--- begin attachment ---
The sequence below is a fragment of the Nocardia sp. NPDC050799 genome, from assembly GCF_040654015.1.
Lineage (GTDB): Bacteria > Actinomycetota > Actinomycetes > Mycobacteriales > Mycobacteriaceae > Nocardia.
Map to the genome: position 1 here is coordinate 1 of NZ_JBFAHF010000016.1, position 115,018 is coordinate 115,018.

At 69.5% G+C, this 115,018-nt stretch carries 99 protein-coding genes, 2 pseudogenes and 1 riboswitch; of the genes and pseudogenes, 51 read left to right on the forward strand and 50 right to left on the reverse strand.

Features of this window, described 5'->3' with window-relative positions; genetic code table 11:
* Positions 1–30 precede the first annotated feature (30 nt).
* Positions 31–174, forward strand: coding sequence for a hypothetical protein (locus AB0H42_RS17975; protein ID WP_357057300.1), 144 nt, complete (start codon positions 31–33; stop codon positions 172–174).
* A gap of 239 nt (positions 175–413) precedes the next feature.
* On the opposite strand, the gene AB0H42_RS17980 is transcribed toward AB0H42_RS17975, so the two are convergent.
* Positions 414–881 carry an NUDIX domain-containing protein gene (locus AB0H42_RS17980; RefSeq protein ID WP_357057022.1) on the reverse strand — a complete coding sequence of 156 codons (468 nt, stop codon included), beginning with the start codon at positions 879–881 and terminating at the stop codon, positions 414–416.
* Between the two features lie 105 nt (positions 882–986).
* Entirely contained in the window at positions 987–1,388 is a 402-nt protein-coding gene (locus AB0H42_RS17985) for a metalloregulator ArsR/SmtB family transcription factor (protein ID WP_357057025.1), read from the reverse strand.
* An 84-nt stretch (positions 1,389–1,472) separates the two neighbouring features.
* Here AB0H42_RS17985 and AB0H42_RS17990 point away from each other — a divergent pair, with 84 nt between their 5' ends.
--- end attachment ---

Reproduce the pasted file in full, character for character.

The sequence below is a fragment of the Nocardia sp. NPDC050799 genome, from assembly GCF_040654015.1.
Lineage (GTDB): Bacteria > Actinomycetota > Actinomycetes > Mycobacteriales > Mycobacteriaceae > Nocardia.
Map to the genome: position 1 here is coordinate 1 of NZ_JBFAHF010000016.1, position 115,018 is coordinate 115,018.

At 69.5% G+C, this 115,018-nt stretch carries 99 protein-coding genes, 2 pseudogenes and 1 riboswitch; of the genes and pseudogenes, 51 read left to right on the forward strand and 50 right to left on the reverse strand.

Features of this window, described 5'->3' with window-relative positions; genetic code table 11:
* Positions 1–30 precede the first annotated feature (30 nt).
* Positions 31–174, forward strand: coding sequence for a hypothetical protein (locus AB0H42_RS17975; protein ID WP_357057300.1), 144 nt, complete (start codon positions 31–33; stop codon positions 172–174).
* A gap of 239 nt (positions 175–413) precedes the next feature.
* On the opposite strand, the gene AB0H42_RS17980 is transcribed toward AB0H42_RS17975, so the two are convergent.
* Positions 414–881 carry an NUDIX domain-containing protein gene (locus AB0H42_RS17980; RefSeq protein ID WP_357057022.1) on the reverse strand — a complete coding sequence of 156 codons (468 nt, stop codon included), beginning with the start codon at positions 879–881 and terminating at the stop codon, positions 414–416.
* Between the two features lie 105 nt (positions 882–986).
* Entirely contained in the window at positions 987–1,388 is a 402-nt protein-coding gene (locus AB0H42_RS17985) for a metalloregulator ArsR/SmtB family transcription factor (protein ID WP_357057025.1), read from the reverse strand.
* An 84-nt stretch (positions 1,389–1,472) separates the two neighbouring features.
* Here AB0H42_RS17985 and AB0H42_RS17990 point away from each other — a divergent pair, with 84 nt between their 5' ends.